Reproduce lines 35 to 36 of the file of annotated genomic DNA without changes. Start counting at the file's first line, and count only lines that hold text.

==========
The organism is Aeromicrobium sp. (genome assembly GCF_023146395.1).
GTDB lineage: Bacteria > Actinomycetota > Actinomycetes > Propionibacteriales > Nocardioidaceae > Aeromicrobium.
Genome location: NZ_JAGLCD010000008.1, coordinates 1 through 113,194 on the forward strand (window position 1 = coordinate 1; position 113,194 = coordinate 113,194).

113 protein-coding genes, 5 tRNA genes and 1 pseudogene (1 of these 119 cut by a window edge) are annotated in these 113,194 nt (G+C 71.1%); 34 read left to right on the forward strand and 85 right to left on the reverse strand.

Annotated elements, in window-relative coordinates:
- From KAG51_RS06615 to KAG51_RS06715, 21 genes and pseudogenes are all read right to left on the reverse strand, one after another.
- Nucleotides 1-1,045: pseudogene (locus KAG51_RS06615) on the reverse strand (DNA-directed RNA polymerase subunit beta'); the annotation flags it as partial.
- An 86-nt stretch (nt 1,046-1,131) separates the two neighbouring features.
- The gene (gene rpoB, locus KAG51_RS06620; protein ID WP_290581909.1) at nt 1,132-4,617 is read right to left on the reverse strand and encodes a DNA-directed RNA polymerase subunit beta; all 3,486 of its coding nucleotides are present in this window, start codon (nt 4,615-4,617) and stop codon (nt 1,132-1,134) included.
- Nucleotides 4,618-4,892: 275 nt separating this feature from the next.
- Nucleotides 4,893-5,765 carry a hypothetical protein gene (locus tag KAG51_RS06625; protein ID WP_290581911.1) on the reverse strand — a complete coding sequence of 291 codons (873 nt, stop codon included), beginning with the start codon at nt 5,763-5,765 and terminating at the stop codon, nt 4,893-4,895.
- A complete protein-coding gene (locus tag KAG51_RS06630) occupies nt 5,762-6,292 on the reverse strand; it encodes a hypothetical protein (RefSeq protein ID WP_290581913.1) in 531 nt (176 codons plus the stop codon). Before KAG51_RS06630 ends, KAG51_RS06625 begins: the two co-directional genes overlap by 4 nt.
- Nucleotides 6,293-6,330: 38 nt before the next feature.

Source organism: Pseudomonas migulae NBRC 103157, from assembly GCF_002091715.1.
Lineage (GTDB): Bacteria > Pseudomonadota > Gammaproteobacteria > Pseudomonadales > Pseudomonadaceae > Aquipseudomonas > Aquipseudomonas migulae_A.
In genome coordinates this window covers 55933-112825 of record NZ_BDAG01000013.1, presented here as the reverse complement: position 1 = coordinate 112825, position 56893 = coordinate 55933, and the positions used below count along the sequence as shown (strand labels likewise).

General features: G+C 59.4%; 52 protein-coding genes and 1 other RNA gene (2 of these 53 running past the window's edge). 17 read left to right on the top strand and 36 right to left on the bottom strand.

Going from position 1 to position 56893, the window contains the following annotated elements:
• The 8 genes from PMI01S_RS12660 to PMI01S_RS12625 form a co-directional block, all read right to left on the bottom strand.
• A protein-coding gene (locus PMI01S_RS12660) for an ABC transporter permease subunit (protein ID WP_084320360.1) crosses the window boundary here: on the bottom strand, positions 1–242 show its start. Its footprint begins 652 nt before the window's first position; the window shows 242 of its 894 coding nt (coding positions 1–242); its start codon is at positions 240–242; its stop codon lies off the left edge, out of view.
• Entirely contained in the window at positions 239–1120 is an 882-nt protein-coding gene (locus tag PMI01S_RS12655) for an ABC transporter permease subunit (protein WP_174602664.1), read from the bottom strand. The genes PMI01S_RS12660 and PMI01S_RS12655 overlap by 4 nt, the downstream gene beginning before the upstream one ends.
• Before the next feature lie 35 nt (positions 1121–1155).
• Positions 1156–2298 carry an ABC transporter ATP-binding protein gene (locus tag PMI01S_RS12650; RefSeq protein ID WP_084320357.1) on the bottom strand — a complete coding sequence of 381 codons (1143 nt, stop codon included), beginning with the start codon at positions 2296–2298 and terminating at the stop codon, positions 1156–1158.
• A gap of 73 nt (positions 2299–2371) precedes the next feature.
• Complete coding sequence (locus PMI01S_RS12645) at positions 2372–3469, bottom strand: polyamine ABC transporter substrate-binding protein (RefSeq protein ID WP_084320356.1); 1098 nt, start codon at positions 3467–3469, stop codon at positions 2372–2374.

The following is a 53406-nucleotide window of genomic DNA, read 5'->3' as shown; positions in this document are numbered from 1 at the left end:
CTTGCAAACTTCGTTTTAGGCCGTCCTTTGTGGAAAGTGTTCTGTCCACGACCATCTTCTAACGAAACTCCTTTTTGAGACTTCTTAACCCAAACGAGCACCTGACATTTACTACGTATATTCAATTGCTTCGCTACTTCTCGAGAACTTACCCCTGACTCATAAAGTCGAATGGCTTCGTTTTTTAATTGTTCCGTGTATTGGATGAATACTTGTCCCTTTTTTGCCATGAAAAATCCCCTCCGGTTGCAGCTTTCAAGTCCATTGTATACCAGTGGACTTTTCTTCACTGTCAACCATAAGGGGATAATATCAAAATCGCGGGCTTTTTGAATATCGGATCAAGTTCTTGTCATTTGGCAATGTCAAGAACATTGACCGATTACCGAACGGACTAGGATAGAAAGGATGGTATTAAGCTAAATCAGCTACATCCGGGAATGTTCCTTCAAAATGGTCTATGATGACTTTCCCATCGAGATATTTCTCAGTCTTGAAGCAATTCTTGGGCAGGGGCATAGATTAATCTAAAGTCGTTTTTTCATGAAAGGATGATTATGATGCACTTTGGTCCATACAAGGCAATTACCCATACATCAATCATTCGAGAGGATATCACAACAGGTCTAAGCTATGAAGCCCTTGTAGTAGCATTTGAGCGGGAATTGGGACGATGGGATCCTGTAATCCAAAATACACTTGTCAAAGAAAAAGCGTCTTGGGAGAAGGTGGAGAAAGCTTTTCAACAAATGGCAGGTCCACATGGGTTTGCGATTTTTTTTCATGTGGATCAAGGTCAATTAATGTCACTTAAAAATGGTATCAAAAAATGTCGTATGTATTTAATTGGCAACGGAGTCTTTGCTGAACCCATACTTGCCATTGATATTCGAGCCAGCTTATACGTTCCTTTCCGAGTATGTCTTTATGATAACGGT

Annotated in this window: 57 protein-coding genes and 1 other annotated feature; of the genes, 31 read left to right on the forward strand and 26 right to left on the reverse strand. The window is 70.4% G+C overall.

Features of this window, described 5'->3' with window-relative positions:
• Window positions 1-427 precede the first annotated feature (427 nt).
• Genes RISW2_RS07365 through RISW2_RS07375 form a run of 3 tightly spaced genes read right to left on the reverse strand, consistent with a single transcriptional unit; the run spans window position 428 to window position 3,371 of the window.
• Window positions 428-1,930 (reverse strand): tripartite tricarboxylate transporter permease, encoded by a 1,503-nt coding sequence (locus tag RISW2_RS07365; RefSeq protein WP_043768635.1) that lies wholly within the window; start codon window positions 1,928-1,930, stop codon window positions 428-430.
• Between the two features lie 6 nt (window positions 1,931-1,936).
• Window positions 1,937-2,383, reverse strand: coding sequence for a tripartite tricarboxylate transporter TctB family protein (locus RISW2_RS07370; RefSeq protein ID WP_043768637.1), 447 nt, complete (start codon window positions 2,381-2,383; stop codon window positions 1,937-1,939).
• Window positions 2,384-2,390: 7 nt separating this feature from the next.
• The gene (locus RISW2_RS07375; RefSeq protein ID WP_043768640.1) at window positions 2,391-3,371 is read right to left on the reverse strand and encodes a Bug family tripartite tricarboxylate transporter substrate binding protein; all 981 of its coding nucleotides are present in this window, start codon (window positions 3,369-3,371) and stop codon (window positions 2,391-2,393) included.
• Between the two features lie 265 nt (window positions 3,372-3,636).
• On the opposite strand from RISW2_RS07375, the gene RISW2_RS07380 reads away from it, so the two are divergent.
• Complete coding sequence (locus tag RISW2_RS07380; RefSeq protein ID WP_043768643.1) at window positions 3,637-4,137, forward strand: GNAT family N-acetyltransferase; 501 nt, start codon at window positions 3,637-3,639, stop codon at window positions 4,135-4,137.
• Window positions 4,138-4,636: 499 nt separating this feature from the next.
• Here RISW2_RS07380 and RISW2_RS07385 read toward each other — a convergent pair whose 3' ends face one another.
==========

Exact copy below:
• Window positions 2,384-2,390: 7 nt separating this feature from the next.
• The gene (locus RISW2_RS07375; RefSeq protein ID WP_043768640.1) at window positions 2,391-3,371 is read right to left on the reverse strand and encodes a Bug family tripartite tricarboxylate transporter substrate binding protein; all 981 of its coding nucleotides are present in this window, start codon (window positions 3,369-3,371) and stop codon (window positions 2,391-2,393) included.